Education And Debate

The role of patient care teams in chronic disease management

BMJ 2000; 320 doi: http://dx.doi.org/10.1136/bmj.320.7234.569 (Published 26 February 2000) Cite this as: BMJ 2000;320:569
  1. Edward H Wagner, director (wagner.e@ghc.org)
  1. W A MacColl Institute for Healthcare Innovation, Center for Health Studies, Group Health Cooperative of Puget Sound, 1730 Minor Ave, Suite 1290, Seattle WA 98101, USA
  • Accepted 2 February 2000

“In the gradual division of labor, by which civilization has emerged from barbarism, the doctor and nurse have been evolved”

Sir William Osler (1891)

The delivery of health care by a coordinated team of individuals has always been assumed to be a good thing. Patients reap the benefits of more eyes and ears, the insights of different bodies of knowledge, and a wider range of skills. Thus team care has generally been embraced by most as a criterion for high quality care. Despite its appeal, team care, especially in the primary care setting, remains a source of confusion and some scepticism.1 Which disciplines are essential on the team? What do the team members other than the doctor do to support patient care?

With the ageing of the population and the advances in the treatment of chronic diseases, teamwork in the context of chronic diseases needs to be re-examined. Successful chronic disease interventions usually involve a coordinated multidisciplinary care team.25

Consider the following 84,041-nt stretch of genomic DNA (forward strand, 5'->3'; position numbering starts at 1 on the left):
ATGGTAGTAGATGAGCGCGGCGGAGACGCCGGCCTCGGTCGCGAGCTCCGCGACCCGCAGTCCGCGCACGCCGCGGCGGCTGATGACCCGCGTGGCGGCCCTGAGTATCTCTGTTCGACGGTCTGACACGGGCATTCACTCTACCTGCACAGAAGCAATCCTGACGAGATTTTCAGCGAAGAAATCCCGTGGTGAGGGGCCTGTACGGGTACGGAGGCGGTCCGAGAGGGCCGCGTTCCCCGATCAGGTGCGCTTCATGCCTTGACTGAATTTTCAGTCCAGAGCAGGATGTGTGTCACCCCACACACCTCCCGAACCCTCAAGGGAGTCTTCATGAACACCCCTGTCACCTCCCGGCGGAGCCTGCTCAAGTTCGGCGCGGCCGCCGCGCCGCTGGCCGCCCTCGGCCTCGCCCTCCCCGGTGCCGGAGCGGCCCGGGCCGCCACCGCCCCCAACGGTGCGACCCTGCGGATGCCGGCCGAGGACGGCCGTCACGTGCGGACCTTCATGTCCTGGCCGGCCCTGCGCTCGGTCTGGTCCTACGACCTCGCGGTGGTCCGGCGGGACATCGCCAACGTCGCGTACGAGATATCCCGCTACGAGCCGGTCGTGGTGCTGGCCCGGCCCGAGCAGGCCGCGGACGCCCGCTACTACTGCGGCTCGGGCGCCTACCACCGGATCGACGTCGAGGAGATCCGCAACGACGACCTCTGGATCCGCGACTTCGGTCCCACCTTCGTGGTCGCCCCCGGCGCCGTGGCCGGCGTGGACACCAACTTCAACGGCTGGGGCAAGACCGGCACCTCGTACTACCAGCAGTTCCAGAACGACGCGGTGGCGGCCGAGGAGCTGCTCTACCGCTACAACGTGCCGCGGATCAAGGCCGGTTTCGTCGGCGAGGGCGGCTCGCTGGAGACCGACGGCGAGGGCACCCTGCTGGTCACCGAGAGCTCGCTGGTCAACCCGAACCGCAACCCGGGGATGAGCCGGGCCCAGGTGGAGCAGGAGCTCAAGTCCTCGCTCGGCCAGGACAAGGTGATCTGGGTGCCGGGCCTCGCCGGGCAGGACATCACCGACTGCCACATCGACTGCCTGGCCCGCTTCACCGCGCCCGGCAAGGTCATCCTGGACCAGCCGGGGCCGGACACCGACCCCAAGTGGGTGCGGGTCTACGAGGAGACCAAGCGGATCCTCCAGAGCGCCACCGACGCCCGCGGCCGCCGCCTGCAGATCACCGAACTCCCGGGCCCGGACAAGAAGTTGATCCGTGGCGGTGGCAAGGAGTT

In this article I consider the implications of these observations for the structure and functioning of patient care teams in primary care. My work is rooted in US health care, and the references and roles described largely reflect that perspective. I performed a Medline search for randomised controlled trials of team care using the MeSH heading “patient care team.”

Summary points

Effective chronic illness interventions generally rely on multidisciplinary care teams

Successful teams often include nurses and pharmacists with clinical and behavioural skills

Such teams ensure that critical elements of care that doctors may not have the training or time to do well are competently performed

These elements include population management, protocol based regulation of medication, self management support, and intensive follow up

The participation of medical specialists in consultative and educational roles outside conventional referrals may contribute to …

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